She added that even in states having problems, “doctors aren’t arrested. Patients aren’t arrested. They (the DEA) are after rogue pot shops.”
Chestnut Hill’s Dr. Karen Munkacy, an anesthesiologist who is also trained in pain management, said “physicians have to recommend this for medical reasons. If they do it for non-medical reasons, they can have their licenses removed.”
A cancer survivor herself, Munkacy said the question should be passed because marijuana is “uniquely beneficial for patients undergoing cancer treatments and need chemotherapy. Many drugs in use now still cause vomiting and make you feel horrible.
“In those cases, medical marijuana is the only anti-vomiting drug that increases appetite. For cancer patients, that’s important. Cancer patients are often very thin, and this can help them with that.”
Broadhurst and others opposed to the law argue that medical marijuana needs to be vetted through the regulatory process, like any pharmaceutical, before being used as medicine to treat patients.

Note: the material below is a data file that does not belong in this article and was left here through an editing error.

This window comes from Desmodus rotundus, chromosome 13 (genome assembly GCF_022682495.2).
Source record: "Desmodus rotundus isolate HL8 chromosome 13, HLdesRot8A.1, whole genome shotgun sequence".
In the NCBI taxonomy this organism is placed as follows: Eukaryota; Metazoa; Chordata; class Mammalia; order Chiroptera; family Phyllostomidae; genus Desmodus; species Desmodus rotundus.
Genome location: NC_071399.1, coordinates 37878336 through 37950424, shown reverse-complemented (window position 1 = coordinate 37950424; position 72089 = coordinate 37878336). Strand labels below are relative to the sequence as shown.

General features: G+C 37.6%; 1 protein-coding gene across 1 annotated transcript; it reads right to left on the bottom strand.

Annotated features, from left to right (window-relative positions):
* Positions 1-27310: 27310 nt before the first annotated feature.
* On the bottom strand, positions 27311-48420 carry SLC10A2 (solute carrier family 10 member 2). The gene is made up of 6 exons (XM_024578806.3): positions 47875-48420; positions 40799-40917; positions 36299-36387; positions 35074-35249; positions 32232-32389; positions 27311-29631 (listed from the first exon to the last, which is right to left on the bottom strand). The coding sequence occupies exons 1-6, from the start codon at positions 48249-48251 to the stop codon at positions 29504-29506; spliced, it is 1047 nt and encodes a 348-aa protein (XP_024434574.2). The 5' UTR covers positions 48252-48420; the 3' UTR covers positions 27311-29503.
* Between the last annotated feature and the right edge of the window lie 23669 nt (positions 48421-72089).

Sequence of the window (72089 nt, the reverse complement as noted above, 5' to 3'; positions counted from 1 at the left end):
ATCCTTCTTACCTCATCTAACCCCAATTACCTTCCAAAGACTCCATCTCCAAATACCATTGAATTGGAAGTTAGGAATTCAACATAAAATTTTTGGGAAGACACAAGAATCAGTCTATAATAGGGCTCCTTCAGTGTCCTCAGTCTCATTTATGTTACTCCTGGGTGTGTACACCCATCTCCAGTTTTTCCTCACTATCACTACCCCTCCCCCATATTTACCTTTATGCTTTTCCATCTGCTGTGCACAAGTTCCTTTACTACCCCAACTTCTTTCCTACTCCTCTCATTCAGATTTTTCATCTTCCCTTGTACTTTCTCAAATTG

“We have other medications, in trials or in use for 15 years,” he said. “There are medications, derived from marijuana, coming down the line. Those are the prescriptions I’ll write, because I’ll have the data I need.”
That may be too long to wait for some patients.
Hawkes said she doesn’t need medical marijuana every day, but would miss it if it were gone, because the pain would return and she would be forced to turn to pharmaceutical drugs. She said she hopes the law passes.
“The message to my kids is, ‘Why does my mom have to be labeled a criminal, when this helps her so much more, and she is more active in our lives?’” she said. “If you’re sick and dying in our society, we should make sure you have the safest and most effective medicine available to you.”